SoftBank bullish on EVs in India—are they going to be Ola's next big bet?
This Friday, Ola—in partnership with Mahindra—announced having launched a programme to build an electric mass mobility ecosystem in Nagpur. However, media reports now suggest that Ola is headed the electric car way, or at least that its lead investor—SoftBank—is bullish about the electric car market in India.
Maharashtra’s Chief Minister Devendra Fadnavis and Nitin Gadkari, Minister of Road Transport, Highways, and Shipping inaugurated the multi-modal electric vehicle project and Ola Electric charging station.
Reports suggest that the Indian government is already in talks with SoftBank for low-interest funding of about two lakh electric buses to be deployed in public transport. As a part of the Maharashtra deal, e-cabs, e-buses, e-rickshaws, and e-autos will all be brought on one platform.
During the launch in Nagpur, Gadkari had emphasised the need to rethink India's transport infrastructure and fuel dependency, stressing upon the fact that the government has prioritised the promotion of electric vehicles.
He had also announced that they are engaged with SoftBank for loans at a low interest rate for a green project. He said they want to introduce two lakh electric buses for public transport.
Masayoshi Son, CEO, SoftBank had told Mint that Ola would deploy a million electric vehicles in the next five years in partnership with a carmaker and the government. The Nagpur project seems to be the first step in that direction.
Over the past couple of months, the government has been taking several measures to promote e-vehicles. There are several startups in the space as well, the most notable one being Ather Energy, which launched its first smart electric scooter.
In the cab market is Lithium Cabs, which uses only Mahindra EON vehicles, but for B2B use. He also believes that the large-scale adoption of electric vehicles can bring the monumental change we need.
Fadnavis believes that the large-scale adoption of electric vehicles can bring the monumental change we need.
Announcing the launch of the '100 percent electric vehicle nation by 2030' mission, Fadnavis mentioned that in its support, the state has waived VAT, road tax, and registration for all electric vehicles in the state, and that they look forward to building Maharashtra as a model state for others to emulate in the future.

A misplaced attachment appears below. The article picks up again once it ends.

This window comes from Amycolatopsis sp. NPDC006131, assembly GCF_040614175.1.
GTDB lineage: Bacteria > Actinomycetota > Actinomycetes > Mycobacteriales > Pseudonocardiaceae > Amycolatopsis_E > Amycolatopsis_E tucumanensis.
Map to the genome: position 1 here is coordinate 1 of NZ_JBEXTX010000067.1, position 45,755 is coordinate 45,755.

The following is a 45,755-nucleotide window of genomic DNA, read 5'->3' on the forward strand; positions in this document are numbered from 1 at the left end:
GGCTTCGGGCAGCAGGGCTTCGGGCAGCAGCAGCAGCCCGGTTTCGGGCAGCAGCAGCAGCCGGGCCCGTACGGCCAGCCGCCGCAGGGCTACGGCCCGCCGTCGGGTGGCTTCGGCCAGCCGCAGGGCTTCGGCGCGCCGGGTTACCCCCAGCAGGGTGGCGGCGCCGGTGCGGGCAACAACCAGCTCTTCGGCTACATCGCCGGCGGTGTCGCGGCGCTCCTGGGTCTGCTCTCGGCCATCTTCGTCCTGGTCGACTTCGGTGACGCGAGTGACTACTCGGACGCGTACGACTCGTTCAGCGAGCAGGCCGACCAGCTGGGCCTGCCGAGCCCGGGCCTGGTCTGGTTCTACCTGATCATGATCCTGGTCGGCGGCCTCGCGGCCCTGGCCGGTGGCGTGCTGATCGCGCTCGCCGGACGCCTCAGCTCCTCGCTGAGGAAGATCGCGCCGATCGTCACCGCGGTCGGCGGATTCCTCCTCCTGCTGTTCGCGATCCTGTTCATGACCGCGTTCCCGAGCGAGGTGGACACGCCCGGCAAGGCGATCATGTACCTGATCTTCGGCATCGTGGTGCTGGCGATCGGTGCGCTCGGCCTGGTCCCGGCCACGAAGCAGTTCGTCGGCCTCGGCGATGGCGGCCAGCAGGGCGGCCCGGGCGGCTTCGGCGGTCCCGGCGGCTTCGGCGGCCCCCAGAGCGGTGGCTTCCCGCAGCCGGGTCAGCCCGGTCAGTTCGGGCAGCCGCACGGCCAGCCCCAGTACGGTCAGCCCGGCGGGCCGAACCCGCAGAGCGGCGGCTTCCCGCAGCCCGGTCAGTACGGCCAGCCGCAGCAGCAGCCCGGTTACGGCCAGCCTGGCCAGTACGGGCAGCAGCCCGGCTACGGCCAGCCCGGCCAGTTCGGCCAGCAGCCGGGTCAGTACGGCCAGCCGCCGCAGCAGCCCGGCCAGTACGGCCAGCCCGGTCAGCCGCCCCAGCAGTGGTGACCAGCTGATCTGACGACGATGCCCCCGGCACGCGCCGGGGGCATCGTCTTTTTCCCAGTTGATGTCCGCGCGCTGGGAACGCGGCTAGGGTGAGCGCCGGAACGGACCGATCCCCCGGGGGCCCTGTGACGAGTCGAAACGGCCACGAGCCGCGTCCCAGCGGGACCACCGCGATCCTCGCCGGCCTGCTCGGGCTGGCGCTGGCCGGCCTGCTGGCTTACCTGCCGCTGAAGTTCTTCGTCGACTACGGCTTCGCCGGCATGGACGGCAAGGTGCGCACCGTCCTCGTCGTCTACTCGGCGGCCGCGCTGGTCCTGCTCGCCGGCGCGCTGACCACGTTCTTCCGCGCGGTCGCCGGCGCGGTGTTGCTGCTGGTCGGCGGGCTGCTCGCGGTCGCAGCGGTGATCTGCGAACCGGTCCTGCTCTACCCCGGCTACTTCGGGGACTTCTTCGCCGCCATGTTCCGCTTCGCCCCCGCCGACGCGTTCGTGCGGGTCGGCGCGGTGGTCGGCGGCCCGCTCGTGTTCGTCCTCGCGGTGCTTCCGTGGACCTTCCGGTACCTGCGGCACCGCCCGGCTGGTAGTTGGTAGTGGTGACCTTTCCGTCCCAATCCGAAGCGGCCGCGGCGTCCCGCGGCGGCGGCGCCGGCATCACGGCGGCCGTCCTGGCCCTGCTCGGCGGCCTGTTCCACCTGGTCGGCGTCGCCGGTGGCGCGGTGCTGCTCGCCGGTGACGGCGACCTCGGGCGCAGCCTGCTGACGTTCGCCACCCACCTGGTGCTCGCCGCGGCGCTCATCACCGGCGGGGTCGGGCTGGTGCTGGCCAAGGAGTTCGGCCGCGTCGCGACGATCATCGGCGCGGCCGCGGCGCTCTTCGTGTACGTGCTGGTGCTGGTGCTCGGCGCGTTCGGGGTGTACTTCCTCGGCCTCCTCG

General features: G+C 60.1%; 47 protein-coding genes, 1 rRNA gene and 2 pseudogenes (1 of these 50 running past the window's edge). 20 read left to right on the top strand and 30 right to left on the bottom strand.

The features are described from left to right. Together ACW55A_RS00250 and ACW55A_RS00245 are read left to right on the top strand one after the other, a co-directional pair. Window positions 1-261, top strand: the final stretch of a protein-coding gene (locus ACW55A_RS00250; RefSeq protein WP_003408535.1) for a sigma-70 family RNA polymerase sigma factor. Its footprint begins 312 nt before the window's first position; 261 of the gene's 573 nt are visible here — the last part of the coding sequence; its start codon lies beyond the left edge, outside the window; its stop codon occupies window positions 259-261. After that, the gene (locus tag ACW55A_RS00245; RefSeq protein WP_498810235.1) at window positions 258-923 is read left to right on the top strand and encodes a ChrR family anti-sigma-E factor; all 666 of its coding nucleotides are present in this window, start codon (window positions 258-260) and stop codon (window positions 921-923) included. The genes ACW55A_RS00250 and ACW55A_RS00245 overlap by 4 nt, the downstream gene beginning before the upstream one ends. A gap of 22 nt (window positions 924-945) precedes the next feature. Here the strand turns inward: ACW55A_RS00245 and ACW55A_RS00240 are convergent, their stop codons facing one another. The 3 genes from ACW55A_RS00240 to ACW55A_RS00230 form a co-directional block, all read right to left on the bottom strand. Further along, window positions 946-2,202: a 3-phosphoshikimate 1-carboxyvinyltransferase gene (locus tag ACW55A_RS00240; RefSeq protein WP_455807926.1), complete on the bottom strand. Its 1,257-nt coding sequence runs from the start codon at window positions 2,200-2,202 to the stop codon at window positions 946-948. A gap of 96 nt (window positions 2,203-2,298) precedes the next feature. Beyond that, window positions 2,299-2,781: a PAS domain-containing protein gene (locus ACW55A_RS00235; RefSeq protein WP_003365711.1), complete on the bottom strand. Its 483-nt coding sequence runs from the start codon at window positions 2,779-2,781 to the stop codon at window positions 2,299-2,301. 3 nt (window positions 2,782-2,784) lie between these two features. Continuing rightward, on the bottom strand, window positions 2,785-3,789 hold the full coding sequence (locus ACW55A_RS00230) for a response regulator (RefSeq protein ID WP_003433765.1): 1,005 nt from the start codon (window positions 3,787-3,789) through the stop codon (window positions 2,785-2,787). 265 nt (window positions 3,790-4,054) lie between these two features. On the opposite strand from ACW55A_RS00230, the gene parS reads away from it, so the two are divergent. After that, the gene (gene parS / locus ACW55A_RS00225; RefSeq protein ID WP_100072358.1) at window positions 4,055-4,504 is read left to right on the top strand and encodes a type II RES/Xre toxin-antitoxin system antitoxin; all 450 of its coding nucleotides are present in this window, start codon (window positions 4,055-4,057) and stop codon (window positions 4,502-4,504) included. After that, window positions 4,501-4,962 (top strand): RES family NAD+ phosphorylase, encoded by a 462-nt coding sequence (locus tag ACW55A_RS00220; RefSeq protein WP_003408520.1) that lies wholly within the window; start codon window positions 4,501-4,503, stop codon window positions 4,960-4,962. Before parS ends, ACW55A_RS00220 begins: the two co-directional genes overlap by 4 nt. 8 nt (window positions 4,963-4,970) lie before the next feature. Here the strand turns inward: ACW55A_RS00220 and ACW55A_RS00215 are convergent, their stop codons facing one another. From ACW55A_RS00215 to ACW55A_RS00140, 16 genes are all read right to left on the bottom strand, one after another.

Electric vehicles will play a major role in reducing the urban pollution plaguing several Indian cities and resulting in health hazards.
The traffic situation in India is just helping the growth of the cab aggregators. A report by India Brand Equity Foundation (IBEF) states that currently, Indian roads carry close to 90 percent of the passenger traffic and 65 percent of the freight.
Several reports also state that Ola might go the electric cab way, no longer remaining purely a cab aggregator.
Having been in the market earlier and being present in over 104 cities gave Ola the much-needed lead over its San Francisco-based rival Uber. However, while Ola retained over 60 percent of the market, the battle has been hard fought.
While a higher number of players is better for the market and the consumers, there still needs to be a stronger differentiator than just pricing. Soon, discounts may not be the only thing customers look for.
Today, the market dynamics that both Ola and Uber are facing are different. The Indian consumer is discerning and looking for a stronger differentiator. While Ola has launched Ola Play and Select as a differentiator from Uber, it might seem that electric cabs would be its next bet.
If that is indeed the case, what will happen to the existing vehicles and cab drivers on the Ola platform? Will they shift to Uber? These are currently speculations, and the real answer will be out only with time.